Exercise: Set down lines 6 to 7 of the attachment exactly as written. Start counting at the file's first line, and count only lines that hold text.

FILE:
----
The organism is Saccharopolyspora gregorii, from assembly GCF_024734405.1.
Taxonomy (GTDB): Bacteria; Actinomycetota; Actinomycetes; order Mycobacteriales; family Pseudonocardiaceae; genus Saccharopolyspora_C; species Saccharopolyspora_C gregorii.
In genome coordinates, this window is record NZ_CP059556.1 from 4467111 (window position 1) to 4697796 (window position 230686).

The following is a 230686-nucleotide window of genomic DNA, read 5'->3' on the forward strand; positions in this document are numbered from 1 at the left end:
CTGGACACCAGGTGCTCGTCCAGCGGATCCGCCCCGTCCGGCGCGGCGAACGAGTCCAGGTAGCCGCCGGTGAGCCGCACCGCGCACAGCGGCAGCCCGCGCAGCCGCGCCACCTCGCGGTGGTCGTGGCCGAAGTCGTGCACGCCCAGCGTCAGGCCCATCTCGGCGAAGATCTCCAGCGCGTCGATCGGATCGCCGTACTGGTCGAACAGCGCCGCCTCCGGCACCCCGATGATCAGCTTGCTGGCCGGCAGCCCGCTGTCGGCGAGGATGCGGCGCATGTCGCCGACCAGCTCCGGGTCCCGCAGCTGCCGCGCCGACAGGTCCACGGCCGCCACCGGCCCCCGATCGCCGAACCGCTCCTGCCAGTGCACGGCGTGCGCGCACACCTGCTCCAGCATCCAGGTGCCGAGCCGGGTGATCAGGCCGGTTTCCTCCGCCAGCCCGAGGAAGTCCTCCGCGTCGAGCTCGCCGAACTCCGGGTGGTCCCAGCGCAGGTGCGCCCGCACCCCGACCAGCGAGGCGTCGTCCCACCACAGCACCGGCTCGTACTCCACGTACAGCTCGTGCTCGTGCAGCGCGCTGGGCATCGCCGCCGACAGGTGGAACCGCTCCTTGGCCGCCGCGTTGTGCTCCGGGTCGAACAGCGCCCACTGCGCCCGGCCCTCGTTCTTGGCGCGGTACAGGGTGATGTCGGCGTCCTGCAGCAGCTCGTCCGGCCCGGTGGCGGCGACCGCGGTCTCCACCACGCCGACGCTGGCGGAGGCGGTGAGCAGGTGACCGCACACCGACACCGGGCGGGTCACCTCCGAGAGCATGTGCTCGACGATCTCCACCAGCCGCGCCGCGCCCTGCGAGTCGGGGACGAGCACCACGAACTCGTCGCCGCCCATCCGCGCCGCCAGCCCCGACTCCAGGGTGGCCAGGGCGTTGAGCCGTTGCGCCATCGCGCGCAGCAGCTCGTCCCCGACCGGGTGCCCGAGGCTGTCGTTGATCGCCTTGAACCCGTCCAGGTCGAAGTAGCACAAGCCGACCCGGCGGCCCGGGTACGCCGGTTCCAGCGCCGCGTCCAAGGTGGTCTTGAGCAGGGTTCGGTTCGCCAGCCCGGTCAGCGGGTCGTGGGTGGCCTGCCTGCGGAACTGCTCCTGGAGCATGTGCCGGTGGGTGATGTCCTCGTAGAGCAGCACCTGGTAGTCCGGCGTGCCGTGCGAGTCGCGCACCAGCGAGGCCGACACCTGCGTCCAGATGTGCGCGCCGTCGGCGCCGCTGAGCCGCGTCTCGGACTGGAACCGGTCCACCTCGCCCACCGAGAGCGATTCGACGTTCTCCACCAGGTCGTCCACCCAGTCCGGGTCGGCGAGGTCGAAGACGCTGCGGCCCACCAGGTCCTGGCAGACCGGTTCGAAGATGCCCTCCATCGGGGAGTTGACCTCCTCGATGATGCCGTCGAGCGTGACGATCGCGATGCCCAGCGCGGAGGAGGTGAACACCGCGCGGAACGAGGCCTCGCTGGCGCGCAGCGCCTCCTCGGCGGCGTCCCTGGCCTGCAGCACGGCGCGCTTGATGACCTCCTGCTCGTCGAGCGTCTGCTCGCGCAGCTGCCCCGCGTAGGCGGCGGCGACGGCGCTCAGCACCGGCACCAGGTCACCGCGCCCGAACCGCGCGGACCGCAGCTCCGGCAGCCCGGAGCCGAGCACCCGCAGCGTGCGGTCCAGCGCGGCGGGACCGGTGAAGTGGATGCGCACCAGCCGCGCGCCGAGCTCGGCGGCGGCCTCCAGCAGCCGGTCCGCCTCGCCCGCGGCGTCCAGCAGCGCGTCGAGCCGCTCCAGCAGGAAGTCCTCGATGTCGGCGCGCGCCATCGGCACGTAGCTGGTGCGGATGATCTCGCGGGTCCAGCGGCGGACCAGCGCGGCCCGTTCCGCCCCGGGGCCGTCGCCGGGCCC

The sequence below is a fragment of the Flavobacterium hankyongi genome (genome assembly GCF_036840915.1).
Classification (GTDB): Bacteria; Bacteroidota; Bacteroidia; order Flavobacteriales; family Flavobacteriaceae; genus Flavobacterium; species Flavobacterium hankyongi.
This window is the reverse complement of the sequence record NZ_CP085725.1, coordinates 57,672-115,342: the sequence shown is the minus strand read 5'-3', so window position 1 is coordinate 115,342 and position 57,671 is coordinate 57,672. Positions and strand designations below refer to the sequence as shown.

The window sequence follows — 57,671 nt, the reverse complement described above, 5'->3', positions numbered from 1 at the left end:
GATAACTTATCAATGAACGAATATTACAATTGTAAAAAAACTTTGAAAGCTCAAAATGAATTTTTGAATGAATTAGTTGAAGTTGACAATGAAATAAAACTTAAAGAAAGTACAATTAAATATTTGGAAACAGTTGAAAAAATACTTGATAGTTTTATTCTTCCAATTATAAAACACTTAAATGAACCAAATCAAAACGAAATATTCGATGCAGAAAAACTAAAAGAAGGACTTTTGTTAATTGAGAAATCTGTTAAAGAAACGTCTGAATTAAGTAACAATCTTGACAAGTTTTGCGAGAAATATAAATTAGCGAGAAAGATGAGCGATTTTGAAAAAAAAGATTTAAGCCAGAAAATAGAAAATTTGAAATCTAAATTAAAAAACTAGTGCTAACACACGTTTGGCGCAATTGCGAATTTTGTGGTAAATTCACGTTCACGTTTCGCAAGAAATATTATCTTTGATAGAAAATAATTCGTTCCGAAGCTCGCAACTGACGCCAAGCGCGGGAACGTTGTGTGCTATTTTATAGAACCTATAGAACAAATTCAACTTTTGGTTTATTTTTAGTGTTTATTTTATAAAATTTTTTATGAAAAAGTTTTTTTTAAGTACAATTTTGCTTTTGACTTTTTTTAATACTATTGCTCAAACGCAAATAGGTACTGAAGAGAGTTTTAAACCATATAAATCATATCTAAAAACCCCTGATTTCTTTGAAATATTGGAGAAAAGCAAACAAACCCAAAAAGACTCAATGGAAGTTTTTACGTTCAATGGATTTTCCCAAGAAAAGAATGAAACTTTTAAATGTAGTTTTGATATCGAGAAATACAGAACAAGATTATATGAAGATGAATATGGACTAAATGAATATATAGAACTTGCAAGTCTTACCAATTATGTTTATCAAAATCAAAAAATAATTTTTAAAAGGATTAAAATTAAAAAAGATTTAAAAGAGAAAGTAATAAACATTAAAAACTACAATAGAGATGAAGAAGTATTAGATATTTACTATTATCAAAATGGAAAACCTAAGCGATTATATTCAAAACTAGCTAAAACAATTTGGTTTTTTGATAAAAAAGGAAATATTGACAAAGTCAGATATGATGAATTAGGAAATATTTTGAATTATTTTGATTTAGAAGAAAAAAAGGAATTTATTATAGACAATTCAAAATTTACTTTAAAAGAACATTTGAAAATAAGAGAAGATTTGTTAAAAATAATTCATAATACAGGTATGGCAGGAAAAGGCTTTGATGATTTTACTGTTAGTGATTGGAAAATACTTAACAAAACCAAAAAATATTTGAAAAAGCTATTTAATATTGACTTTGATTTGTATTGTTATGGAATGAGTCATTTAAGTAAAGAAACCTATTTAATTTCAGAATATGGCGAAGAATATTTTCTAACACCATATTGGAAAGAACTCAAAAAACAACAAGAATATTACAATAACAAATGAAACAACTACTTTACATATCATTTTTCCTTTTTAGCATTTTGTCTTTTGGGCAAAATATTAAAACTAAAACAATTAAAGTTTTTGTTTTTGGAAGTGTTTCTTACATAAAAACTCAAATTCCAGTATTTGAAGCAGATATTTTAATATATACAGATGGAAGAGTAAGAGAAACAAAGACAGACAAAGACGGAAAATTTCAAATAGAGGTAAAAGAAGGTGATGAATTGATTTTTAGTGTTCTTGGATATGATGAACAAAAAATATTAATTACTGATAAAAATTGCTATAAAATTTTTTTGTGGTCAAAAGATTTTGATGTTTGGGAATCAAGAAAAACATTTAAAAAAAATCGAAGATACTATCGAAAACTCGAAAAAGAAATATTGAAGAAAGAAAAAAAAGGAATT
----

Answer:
The sequence below is a fragment of the Flavobacterium hankyongi genome (genome assembly GCF_036840915.1).
Classification (GTDB): Bacteria; Bacteroidota; Bacteroidia; order Flavobacteriales; family Flavobacteriaceae; genus Flavobacterium; species Flavobacterium hankyongi.